Alcohol Dehydrogenase – Alcohol dehydrogenase (ADH), E.C. 1.1.1.1, catalyzes the reversible oxidation of ethanol, using NAD as a cofactor. This reaction is a rate-limiting step in alcohol metabolism. ADH may be an important determinant in the development of alcoholism and fetal alcohol syndrome and is therefore widely studied. In addition, it often studied to gain insight into how enzymes catalyze reactions. My research project with ADH focuses on evaluating the contribution of electrostatic interactions in coenzyme binding. In past studies, a lysine at position 228 (K228) has been implicated in controlling, at least in part, coenzyme (NAD+ and NADH) binding. In particular, the positive charge at this position is hypothesized to interact with the negatively charged coenzymes. In order to evaluate the role of charge at position 228, we mutated the lysine at this position to alanine, glutamine, and glutamate, each of which changes the charge at this position. In a past study this lysine was also mutated to arginine, which conserves the positive charge at 228. Currently, all of these mutants are being analyzed for effects on coenzyme binding using steady state and transient kinetics, equilibrium binding studies, and computational chemistry. Pictured at left: Structure of horse liver alcohol dehydrogenase. From http://www.rcsb.org/pdb/explore.do?structureId=1HLD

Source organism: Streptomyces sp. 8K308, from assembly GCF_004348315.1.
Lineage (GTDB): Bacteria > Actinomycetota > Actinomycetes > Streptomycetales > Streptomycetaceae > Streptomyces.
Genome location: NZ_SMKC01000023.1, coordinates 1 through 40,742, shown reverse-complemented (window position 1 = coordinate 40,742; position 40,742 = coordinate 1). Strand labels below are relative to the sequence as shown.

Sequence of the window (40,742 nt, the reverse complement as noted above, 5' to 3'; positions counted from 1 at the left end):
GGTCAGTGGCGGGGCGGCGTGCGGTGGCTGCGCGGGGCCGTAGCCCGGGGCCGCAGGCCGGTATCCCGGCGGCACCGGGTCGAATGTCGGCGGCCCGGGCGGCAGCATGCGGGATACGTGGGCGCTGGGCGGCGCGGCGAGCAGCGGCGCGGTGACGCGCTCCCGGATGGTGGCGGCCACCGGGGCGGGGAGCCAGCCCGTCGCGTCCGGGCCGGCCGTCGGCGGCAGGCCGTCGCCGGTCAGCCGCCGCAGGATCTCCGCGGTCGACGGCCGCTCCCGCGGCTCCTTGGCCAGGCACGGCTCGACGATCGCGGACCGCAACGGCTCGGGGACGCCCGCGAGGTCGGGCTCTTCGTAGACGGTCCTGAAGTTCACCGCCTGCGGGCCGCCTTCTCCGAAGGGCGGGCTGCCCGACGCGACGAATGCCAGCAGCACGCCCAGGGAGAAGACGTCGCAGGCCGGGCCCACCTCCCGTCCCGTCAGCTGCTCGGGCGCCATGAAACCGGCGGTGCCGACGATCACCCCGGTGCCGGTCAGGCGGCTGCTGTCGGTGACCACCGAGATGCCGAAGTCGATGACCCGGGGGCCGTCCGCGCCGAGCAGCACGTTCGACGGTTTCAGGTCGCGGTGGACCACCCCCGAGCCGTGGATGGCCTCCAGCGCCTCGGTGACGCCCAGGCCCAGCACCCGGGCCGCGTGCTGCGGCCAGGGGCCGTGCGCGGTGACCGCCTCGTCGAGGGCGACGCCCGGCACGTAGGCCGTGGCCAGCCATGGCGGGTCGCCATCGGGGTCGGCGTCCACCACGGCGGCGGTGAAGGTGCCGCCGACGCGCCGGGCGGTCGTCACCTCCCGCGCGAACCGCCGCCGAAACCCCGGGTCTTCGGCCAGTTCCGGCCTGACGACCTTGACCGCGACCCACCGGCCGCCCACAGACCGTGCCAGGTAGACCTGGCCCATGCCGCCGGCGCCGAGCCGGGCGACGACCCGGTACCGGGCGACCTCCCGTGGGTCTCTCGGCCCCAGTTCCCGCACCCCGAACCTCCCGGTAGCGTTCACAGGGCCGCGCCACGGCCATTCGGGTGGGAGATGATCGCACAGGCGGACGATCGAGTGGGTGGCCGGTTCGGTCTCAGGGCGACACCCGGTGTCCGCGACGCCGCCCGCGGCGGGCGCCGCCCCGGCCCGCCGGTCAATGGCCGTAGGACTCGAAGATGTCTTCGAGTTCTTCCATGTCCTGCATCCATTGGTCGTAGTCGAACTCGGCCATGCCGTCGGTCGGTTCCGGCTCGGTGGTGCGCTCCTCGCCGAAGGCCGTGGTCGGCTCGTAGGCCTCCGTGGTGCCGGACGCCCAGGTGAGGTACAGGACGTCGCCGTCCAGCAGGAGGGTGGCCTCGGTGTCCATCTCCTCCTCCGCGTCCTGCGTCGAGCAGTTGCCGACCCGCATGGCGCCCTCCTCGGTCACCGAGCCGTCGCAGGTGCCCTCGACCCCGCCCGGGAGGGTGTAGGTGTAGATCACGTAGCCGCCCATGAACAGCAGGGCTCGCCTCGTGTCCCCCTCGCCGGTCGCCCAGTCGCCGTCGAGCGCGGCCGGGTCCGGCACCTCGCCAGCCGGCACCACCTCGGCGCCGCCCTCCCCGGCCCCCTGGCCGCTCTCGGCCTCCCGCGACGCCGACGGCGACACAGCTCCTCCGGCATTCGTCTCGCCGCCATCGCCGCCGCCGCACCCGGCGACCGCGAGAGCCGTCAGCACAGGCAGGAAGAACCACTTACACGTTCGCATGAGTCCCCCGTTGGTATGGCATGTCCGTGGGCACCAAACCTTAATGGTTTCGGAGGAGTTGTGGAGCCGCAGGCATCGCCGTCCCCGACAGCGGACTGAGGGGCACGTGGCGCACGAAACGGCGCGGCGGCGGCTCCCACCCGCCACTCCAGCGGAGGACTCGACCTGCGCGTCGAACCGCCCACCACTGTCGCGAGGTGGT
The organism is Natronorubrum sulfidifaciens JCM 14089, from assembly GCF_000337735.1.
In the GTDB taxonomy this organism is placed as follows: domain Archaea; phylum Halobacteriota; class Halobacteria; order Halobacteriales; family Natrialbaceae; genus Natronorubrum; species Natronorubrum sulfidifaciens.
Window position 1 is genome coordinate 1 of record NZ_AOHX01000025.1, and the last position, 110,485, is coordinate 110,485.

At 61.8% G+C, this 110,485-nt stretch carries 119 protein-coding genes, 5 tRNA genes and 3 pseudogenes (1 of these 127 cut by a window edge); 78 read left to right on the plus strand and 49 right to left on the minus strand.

Phosphotriesterase – Phosphotiesterase (PTE), E.C. 3.1.8.1, catalyzes the hydrolysis of synthetic organophosphate triesters and phosphorofluoridates. Compounds in this family include several pesticides and nerve agents. This enzyme has potential use in nerve agent and pesticide decontamination. Work in my lab involves using protein chemistry and genetic engineering techniques to modify this enzyme to enhance its utility in organophosphate compound degradation. Pictured at right: Structure of bacterial phosphotriesterase. From http://www.rcsb.org/pdb/explore/explore.do?structureId=1P6C

Funded Projects

STEM Education for All: Building a Vision for Sustaining Innovation and Prosperity.

Period: 9/01/09-8/31/11

Co Principle Investigator

Funding Agency: NSF-MSP Start Partnership

  • The goal of this grant is to collect data from several sources across Idaho to address STEM concerns in the state.

“Biophysical and Biochemical of Protein Structure and Interactions.”

Period:  7/01/05-6/30/07

Project Team Leader

$150,000

Funding Agency:  Office of Research Administration, Boise State University.

“Structure/function analysis of anthracycline reduction by human carbonyl reductase.”

Period: 7/01/04-6/30/09

Magnet Principle Investigator.

My portion is for about $376,000

Funding Agency: NIH NCRR

This is a subproject of the Idaho-INBRE, NIH/NCRR P20-RR16454.

“Synthesis of doxorubicin C14 benzyl ethers and evaluation as carbonyl reductase substrates and topoisomerase II inhibitors.”

Period: 5/04 – 5/05

Co Principle Investigator

$5000 

Mountain States Tumor and Medical Research Institute

Teaching Philosophy

I believe that students need to take responsibility for their own learning and my role is to be more of a learning coach than a lecturer. I try to provide opportunities for students to experience the material rather than to simply hear a lecture and memorize material. In my experience as a teacher and a student, I have found that if I haven’t developed an understanding of the fundamentals, I never learned the material and have forgotten it. My other belief is that one should work hard and play hard. I always try to build fun into the classroom, while at the same time I work hard to challenge each student and help them to achieve goals that they may not have thought possible.